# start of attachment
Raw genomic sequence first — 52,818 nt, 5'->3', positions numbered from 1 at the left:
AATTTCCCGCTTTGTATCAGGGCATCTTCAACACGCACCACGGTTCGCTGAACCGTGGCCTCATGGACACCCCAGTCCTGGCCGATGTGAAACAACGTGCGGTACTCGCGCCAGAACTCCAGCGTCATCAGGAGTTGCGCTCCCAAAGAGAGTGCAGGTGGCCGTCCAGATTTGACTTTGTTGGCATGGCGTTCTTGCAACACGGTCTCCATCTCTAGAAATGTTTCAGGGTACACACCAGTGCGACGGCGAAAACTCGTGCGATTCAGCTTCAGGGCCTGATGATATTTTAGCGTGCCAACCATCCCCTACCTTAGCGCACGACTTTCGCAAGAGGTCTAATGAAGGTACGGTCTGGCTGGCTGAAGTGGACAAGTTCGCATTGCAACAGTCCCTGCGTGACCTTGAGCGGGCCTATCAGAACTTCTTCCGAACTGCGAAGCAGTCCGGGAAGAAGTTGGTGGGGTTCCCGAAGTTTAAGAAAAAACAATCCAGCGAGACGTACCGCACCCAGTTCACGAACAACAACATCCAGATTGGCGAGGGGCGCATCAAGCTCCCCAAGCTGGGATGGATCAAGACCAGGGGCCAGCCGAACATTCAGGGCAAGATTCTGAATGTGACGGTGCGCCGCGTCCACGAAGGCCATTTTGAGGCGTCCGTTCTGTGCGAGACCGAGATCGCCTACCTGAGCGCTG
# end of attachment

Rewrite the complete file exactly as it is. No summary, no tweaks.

Raw genomic sequence first — 52,818 nt, 5'->3', positions numbered from 1 at the left:
AATTTCCCGCTTTGTATCAGGGCATCTTCAACACGCACCACGGTTCGCTGAACCGTGGCCTCATGGACACCCCAGTCCTGGCCGATGTGAAACAACGTGCGGTACTCGCGCCAGAACTCCAGCGTCATCAGGAGTTGCGCTCCCAAAGAGAGTGCAGGTGGCCGTCCAGATTTGACTTTGTTGGCATGGCGTTCTTGCAACACGGTCTCCATCTCTAGAAATGTTTCAGGGTACACACCAGTGCGACGGCGAAAACTCGTGCGATTCAGCTTCAGGGCCTGATGATATTTTAGCGTGCCAACCATCCCCTACCTTAGCGCACGACTTTCGCAAGAGGTCTAATGAAGGTACGGTCTGGCTGGCTGAAGTGGACAAGTTCGCATTGCAACAGTCCCTGCGTGACCTTGAGCGGGCCTATCAGAACTTCTTCCGAACTGCGAAGCAGTCCGGGAAGAAGTTGGTGGGGTTCCCGAAGTTTAAGAAAAAACAATCCAGCGAGACGTACCGCACCCAGTTCACGAACAACAACATCCAGATTGGCGAGGGGCGCATCAAGCTCCCCAAGCTGGGATGGATCAAGACCAGGGGCCAGCCGAACATTCAGGGCAAGATTCTGAATGTGACGGTGCGCCGCGTCCACGAAGGCCATTTTGAGGCGTCCGTTCTGTGCGAGACCGAGATCGCCTACCTGAGCGCTG